organized the event.

The gathering drew its meaning from simple but fervent
contributions by student and youth delegates, described by Maj Fidel Castro
as beautiful speeches with profound revolutionary meaning. All the orators
emphasized their complete support for the Cuban revolution, for the Latin
American peoples, and especially for the heroic Bolivian people who are not
waging open battle against fascist and proimperialist forces.

Special attention was given to the single delegate of the
Indochinese peoples, who drew the greatest applause, while in the
background could be heard the chorus, "Cuba, Vietnam, united we will
overcome." A few minutes later, a young South Vietnamese girl, Phan Min
Hien, addressed the crowd. Her voice and her message symbolized the most
beautiful example of human dignity; from her high fighting parapet, she
united us all.

Reference to the most heroic guerrilla of all time was not
missing. All stood to pay homage to Che, who once again inspired the most
revolutionary and the purest sentiments.

The the spokesman for Cuba, the president of the FEU [Federation
of University Students], Nestor del Prado, announced the decision of Cuban
students to fight shoulder-to-shoulder alongside the Bolivian people, on
the very soil where Che and his comrades shed their blood.

Almost 2 hours had already passed when the Cuban student leader
spoke. Before him had come Angelo Oliva, president of the World Federation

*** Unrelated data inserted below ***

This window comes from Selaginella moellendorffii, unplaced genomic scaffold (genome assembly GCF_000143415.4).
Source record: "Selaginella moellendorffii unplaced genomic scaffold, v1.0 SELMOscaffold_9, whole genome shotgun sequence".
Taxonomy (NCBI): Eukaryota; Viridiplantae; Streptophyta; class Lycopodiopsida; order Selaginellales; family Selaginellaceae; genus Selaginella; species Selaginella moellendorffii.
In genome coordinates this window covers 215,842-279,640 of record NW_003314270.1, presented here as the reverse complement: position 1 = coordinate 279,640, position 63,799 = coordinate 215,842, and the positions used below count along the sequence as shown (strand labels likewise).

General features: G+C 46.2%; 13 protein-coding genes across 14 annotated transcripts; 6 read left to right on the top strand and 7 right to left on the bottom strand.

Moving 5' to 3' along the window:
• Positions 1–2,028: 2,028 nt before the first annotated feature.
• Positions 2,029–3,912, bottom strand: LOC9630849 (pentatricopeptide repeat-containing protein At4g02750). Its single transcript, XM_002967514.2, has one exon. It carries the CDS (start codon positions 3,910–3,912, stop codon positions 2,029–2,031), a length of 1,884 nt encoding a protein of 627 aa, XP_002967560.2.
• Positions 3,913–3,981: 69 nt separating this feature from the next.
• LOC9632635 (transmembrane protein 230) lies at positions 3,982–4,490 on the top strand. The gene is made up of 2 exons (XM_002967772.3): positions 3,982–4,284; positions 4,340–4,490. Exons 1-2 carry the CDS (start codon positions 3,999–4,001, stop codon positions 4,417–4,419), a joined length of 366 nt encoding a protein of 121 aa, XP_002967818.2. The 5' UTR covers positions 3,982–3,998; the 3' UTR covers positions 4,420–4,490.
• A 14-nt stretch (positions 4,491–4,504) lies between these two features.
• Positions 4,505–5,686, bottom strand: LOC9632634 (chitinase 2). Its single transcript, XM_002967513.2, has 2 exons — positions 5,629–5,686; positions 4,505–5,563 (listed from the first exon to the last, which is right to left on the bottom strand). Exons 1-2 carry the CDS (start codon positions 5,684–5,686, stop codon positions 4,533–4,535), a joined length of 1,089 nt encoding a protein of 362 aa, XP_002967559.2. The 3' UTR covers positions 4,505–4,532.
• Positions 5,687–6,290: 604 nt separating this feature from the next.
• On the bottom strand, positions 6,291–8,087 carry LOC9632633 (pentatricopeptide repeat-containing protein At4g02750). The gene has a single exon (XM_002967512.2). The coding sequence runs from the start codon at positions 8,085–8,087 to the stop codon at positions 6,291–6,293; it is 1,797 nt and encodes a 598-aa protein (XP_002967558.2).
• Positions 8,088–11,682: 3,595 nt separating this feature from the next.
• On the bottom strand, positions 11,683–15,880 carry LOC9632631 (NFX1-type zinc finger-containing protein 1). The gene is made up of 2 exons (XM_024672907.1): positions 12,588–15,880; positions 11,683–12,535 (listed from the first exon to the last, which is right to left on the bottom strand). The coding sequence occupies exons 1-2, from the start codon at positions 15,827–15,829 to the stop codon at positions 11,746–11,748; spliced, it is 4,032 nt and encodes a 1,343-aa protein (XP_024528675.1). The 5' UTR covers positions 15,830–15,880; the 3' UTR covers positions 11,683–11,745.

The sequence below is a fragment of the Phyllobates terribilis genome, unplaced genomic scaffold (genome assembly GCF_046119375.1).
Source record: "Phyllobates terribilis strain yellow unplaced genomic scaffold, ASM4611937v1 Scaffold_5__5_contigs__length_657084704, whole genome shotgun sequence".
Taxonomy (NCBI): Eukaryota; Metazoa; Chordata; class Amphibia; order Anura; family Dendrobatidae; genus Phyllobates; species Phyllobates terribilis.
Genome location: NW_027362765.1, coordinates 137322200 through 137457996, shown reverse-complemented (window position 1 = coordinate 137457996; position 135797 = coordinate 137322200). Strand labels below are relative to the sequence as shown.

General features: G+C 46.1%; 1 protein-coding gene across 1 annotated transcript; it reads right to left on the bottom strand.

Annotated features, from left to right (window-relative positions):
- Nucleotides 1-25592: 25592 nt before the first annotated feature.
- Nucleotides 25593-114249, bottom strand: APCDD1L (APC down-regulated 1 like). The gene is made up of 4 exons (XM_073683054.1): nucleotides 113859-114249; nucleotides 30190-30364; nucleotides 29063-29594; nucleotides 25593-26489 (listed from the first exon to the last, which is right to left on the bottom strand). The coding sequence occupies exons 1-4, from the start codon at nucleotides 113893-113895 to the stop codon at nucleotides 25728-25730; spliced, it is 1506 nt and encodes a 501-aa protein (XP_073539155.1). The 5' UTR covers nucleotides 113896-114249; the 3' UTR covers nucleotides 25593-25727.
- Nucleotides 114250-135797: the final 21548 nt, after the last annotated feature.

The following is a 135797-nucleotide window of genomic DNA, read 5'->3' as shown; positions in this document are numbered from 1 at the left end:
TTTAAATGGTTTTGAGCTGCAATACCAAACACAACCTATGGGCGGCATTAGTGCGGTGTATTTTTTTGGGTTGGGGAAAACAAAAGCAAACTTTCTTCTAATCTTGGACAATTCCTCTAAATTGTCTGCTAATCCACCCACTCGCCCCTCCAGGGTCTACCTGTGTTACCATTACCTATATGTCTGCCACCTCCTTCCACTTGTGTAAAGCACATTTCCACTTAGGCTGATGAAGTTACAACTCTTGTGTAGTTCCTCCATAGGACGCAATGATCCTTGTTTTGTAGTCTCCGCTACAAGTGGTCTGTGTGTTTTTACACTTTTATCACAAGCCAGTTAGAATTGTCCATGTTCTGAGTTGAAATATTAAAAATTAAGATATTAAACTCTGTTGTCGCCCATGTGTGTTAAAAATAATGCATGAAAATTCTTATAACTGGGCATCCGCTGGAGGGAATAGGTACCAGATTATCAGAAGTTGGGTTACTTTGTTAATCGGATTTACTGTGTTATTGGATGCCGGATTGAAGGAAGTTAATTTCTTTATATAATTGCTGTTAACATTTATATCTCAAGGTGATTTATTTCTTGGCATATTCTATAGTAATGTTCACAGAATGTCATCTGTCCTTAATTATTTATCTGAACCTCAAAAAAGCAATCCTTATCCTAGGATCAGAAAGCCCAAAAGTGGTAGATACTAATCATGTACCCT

of Democratic Youth; Fathi el Fadle, vice president of the UIE; Eugenio
Tiazheinikov, secretary general of the Leninist Konsomol of the USSR and
representative of youth in the Movement for the Liberation of Angola; the
associate secretary general of the Communist Party of France, Jean Michel
Catala; and the secretary general of Communist Youth of Argentina, Hector
Santana. The first part of the meeting having ended, all awaited Fidel's
words.

In the name of the various revolutionary movements, Maj Fidel
Castro began his discourse by praising the solidarity of the peoples of the
world with the Cuban revolution.

The Prime Minister pointed out the value that this solidarity has
for Cuban revolutionaries, who see themselves faced with the arduous and
difficult task of bringing to fulfillment "our revolution at the very
doorstep of the Yankee empire."

"And naturally," said Fidel, "if you compare the correlation of
forces between imperialism and our country, you can understand perfectly